There was an error in this gadget

Thursday, February 16, 2012

Not Learning the Language

It's hard to believe, but I've been in Korea for six months. Six whole months… To some people that might not seem like a long time to be away from home, but to others it would be inconceivable. I guess I learn toward feeling like it hasn't been that long. I miss my family and friends, but I also know how good it will feel when I get to see them again. I'm looking forward to those first few weeks back home, but of course I'm also grateful and excited to spend the next six months in Korea.

What the hell is that! I'll never know now...
These past six months have flown by! What have I been doing all this time? I've been working and sleeping with practicing Kumdo, reading books about Korean culture, exploring a bit, playing video games, and eating good food (and some not so good food) sprinkled in during my free time. I've really done a lot in a short amount of time, but I haven't done what is perhaps the most important thing I should be doing: learning the Korean language. Before I left the US I was hoping that I would be able to become conversational in Korean by the time I came back, but I'm not so sure that is going to happen. Here I am, living in a country that is almost as far away from home as you can get, and I can barely speak the language. Everyday I feel rude for not being able to speak Korean. I can order food, give directions to a cab, and ask simple questions, and understand a good number of curse words, but how much of an accomplishment is that? It's hard to learn a new language, everyone knows that. It takes time, effort, and a little bit of money and sitting in front of a computer mindlessly wandering the internet or drinking cheap beer is so much easier to do...

I feel like many travelers who speak English are exceptionally lazy and arrogant when it comes to learning a new language, and I am no exception. In all honestly, I really would be fine in Korea if I didn't speak one word of Korean. Everyone here speaks a little bit of English, which is exactly the reason why so many English speakers forgo learning a second language. Signs are in English, restaurants usually have an English menu, and the people speak some English (but if they don't, then we can always break out the international sign language that every human seems to know). In reality we don't need to speak a second language! But what does that collectively say about us foreigners living abroad? Your language isn't important enough to learn? It isn't useful enough? I don't want to waste my valuable free time to learn how to communicate with you properly? It's hard to think of a more pretentious, arrogant, and rude attitude to hold toward such a welcoming foreign country…I'm not saying everyone should be fluent in their host countries language, but if you end up spending a year or more living there then how could you not at least want to be able to communicate in the native language? How could you not make an effort?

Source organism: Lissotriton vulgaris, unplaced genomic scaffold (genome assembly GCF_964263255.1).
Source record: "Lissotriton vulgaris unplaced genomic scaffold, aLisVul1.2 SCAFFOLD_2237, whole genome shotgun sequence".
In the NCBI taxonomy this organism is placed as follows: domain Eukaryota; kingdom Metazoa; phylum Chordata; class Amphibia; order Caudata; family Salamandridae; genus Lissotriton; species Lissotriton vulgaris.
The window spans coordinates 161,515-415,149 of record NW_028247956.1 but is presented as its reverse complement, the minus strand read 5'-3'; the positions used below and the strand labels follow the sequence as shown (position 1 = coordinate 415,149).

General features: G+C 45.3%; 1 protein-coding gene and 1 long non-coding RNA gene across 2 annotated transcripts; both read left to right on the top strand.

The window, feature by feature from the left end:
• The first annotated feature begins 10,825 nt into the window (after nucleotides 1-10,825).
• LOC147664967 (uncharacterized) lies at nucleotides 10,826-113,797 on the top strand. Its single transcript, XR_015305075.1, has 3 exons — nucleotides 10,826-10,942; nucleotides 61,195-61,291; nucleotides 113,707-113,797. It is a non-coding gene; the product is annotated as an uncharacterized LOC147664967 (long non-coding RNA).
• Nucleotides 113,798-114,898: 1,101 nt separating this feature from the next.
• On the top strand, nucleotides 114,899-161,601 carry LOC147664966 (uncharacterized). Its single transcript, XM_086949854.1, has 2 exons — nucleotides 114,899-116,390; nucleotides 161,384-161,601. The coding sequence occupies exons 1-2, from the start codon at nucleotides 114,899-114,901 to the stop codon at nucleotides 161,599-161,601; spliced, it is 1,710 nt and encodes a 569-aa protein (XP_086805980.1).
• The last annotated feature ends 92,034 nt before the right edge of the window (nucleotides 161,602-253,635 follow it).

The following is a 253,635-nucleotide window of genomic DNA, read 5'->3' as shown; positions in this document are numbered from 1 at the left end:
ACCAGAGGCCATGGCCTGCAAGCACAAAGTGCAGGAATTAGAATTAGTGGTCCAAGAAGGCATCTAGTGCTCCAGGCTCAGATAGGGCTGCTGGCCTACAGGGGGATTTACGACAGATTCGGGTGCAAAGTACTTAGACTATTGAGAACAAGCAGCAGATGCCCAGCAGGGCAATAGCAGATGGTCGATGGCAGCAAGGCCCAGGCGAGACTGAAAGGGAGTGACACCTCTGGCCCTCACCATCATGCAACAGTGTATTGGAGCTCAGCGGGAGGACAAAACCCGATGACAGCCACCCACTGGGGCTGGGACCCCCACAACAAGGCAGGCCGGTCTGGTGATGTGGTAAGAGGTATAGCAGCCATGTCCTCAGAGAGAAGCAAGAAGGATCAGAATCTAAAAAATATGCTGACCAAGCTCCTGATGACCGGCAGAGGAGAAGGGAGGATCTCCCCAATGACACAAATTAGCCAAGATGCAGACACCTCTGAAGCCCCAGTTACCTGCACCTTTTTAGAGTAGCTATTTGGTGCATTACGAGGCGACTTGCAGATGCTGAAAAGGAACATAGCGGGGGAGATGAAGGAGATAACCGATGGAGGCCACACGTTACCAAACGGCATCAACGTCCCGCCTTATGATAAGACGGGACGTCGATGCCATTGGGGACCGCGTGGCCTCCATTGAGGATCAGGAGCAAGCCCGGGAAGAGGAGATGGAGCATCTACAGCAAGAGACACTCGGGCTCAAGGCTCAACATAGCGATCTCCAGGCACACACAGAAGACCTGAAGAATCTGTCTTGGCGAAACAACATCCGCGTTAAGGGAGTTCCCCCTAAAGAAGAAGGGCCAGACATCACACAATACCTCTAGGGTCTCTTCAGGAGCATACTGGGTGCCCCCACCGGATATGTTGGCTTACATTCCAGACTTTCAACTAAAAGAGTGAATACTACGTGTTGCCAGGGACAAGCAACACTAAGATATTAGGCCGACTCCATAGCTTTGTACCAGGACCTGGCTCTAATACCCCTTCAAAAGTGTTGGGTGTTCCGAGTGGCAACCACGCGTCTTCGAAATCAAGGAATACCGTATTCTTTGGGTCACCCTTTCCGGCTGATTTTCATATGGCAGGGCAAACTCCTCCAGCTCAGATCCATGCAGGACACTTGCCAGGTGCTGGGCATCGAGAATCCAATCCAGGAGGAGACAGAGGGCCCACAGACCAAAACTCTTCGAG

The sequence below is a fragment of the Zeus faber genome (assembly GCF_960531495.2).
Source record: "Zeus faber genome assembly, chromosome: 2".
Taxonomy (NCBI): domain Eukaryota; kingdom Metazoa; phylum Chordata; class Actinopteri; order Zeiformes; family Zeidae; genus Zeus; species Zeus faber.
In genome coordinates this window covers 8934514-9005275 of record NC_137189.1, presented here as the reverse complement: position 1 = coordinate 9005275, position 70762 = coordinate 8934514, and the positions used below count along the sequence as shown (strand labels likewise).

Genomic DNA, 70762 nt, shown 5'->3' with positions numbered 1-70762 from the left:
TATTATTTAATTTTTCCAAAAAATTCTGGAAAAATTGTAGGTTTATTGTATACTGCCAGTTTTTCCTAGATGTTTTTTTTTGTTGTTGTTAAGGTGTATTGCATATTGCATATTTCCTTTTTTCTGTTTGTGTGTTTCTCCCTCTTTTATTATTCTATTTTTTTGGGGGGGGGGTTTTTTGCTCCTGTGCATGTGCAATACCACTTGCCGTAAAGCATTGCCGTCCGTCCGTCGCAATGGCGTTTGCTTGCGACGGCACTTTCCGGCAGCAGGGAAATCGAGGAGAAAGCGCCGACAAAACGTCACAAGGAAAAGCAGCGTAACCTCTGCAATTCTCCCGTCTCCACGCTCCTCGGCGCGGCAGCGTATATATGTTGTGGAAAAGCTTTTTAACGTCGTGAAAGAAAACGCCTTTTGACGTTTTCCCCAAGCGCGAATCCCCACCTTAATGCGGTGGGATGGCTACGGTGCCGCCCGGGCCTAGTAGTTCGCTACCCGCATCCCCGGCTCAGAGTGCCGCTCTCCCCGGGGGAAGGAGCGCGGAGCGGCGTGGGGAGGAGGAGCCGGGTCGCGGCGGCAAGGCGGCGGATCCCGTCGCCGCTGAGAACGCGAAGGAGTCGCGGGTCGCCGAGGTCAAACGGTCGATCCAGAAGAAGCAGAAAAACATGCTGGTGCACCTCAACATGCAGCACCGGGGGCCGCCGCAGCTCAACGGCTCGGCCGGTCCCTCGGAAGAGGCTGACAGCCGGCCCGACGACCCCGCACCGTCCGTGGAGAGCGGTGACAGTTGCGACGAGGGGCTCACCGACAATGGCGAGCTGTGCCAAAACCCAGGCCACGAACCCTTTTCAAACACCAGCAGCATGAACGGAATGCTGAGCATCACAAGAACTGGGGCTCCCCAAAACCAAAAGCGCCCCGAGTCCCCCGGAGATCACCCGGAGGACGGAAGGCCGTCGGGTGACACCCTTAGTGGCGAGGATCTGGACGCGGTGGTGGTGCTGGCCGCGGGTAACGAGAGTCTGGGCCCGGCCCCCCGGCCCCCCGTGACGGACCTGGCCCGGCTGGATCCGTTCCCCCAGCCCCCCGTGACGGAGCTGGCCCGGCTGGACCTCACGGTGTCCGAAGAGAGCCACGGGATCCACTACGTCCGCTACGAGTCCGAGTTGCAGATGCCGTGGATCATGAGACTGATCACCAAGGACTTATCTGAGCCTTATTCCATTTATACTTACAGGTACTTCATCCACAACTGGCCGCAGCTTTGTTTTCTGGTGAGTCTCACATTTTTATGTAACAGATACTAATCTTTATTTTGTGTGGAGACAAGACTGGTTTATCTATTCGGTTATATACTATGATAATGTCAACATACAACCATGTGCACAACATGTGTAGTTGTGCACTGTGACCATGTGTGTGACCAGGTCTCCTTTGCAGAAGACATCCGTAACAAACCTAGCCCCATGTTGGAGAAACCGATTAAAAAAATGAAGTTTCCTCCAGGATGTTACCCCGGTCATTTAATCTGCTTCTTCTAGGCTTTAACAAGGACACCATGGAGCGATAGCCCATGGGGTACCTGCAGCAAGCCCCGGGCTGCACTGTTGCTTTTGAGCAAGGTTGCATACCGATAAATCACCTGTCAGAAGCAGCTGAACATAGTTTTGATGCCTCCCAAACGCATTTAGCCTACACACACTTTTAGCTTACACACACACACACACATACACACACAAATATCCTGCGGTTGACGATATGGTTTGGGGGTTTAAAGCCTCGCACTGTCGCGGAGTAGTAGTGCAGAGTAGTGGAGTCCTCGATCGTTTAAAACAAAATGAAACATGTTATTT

The Korean makes sense, the Engrish does not. 

These past few weeks I've decided that I'm not going to be that person anymore! Deborah and I have signed up for a Saturday Korean class and we are going take a Korean language test in April. I know it's not much, but this will force me to study and hopefully I'll learn a respectable amount of Korean in the remaining six months.

Thanks for reading,
Yip yipyip

2 comments:

  1. Mom bought me the real deal rosetta stone german edition for christmas..... Been doing it religiously for the past month.... Love it.... Grant it german is much easier than korean to learn


    Jim

    ReplyDelete
    Replies
    1. haha awesome! Learning to speak the mother tounge I see. I have the Korean rosetta stone, but it was too hard for me...I don't think they spent too much time making the Korean one, but I bet they spent a good amount of time making the german one. Didn't you take german in college? Anyway, you should brush up on your Korean too for when you come to visit!

      Delete